Wednesday, 21 July 2010

Solutions to the financial crisis from Edinburgh

Just returned from Edinburgh where I spoke at a couple of events organised by the Edinburgh Old Town Development Trust. Saturday afternoon saw a packed crowd of community organisors turn out for an afternoon seminar on the themes covered in Ground Control. The best thing about the day was the sense of enthusiasm about where the city finds itself post financial crash and what can be done. A key focus was the Caltongate site in Canongate. The development there, like so many others around the country, has stalled following the financial crisis and despite a number of possible alternative uses - including a literary centre - the council is so far failing to consider alternatives and hoping to resurrect the privatised mall model, despite very considerable opposition.

The upshot was a number of suggestions to take things forward and the Trust has a series of meetings and seminars planned to coordinate activities. The day produced a number of ideas that I really hope are followed up. These include setting up a 'Free the spaces database' to coordinate community groups engaged in similar issues around the country, which is a much needed resource. Another idea I particularly liked was 'Site Seeing', alternative walking tours organised around the key areas under discussion, to which local decision makers would also be invited.

Monday, 5 July 2010

From Docklands to the Olympics

Found myself immersed in the Olympics this weekend after leading a walk around Docklands and Stratford, curated by Ruth Ewan for the Chisenhale Gallery. It was an unusual event for me – a talk on the move, or series of talks – but it worked very well. We began at Crossharbour, outside The George pub, where Ground Control opens. I chose it as it seemed to draw a boundary line between the finance district and the Isle of Dogs which remains almost entirely untouched by the supposed promise of ‘trickle-down’. Next stop was the privatised Canary Wharf Estate, before crossing the dual carriageway which separates Canary Wharf from Poplar. There can be no better illustration of the stark segregation of the area than Aspen Way, a motorway which separates the glittering towers from local communities, who are literally on a different level. The walk drew to a close in Stratford, overlooking the Olympic site. With its reliance on Westfield Stratford City, Westfield’s 170 acre open air shopping mall, the development looks increasingly outdated. However, while Stratford City will effectively be a private city within a city, the Olympic Park might have a more promising future. While there is no doubt that the entire Olympic site will be a disturbingly high security zone it is by no means certain the park will be entirely private. I understand the details on who will own and control the site have not yet been finalised and I hope to do more work on this soon.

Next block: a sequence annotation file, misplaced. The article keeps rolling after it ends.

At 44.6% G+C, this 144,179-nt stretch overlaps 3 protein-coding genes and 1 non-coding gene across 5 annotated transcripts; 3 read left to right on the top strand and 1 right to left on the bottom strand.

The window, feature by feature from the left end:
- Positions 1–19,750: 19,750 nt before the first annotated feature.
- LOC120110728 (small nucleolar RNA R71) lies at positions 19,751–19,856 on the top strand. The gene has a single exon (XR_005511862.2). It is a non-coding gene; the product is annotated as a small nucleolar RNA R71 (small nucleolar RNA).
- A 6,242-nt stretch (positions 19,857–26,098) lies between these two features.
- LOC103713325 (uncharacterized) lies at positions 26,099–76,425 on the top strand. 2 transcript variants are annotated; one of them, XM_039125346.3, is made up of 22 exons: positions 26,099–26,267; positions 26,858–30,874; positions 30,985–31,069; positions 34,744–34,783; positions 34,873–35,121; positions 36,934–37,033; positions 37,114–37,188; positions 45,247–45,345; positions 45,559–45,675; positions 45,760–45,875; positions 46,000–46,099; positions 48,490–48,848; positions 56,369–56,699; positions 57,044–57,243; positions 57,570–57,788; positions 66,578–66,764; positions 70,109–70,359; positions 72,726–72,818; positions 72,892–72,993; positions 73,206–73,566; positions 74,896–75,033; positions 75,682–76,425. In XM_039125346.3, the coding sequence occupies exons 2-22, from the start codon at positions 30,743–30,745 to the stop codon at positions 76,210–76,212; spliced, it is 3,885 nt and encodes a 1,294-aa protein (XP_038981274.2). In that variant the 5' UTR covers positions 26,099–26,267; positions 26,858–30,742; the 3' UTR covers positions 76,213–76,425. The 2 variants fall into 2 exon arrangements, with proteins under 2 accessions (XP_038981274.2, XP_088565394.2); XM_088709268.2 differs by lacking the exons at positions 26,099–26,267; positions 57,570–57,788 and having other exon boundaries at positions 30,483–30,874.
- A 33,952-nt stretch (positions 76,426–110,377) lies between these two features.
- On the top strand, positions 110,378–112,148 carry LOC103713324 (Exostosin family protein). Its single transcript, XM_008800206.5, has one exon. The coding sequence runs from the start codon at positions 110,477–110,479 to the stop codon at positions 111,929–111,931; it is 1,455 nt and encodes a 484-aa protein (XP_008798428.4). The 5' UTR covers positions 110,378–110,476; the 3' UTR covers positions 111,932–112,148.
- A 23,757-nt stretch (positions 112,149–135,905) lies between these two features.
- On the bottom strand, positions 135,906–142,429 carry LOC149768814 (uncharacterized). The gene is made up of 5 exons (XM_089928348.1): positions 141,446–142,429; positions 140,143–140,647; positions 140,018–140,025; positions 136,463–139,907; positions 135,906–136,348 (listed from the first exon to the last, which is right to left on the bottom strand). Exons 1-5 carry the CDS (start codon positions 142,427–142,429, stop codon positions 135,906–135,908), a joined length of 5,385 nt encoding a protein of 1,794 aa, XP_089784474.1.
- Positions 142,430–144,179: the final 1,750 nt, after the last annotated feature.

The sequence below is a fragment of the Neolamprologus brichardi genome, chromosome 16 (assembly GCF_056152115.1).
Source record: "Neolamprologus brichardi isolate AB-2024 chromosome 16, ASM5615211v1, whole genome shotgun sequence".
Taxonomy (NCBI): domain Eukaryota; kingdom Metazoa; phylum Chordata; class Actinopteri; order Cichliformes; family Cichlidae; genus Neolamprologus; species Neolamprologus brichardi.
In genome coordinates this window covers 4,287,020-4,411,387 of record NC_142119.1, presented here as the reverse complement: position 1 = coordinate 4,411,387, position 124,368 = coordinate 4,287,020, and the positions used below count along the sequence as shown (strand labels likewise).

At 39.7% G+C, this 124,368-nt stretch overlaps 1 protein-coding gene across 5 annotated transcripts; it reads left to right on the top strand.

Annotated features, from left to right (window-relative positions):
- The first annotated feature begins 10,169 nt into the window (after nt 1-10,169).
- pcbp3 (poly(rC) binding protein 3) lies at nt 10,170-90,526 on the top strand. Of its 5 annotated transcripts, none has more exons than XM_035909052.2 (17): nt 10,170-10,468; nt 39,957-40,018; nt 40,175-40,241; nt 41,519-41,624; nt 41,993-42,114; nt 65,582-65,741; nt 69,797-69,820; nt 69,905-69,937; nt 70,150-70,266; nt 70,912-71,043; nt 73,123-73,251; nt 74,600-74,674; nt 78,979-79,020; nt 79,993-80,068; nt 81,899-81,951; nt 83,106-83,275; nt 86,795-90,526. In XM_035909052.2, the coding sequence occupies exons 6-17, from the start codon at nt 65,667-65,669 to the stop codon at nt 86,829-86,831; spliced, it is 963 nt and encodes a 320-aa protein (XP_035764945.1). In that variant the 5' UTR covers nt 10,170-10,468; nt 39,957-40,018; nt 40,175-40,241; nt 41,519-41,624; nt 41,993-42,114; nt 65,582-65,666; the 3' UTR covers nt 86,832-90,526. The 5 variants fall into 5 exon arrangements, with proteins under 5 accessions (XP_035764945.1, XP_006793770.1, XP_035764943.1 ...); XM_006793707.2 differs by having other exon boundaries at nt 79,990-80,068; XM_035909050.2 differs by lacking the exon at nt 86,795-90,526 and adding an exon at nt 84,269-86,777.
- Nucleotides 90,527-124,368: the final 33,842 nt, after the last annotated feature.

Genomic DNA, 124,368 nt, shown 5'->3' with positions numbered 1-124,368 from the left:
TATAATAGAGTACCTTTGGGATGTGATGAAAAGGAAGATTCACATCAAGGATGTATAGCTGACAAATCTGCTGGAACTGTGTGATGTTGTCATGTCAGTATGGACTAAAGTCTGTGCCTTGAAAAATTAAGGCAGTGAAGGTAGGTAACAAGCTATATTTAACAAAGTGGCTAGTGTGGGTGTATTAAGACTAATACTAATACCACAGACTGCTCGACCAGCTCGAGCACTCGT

Thursday, 17 June 2010

Debating with BID managers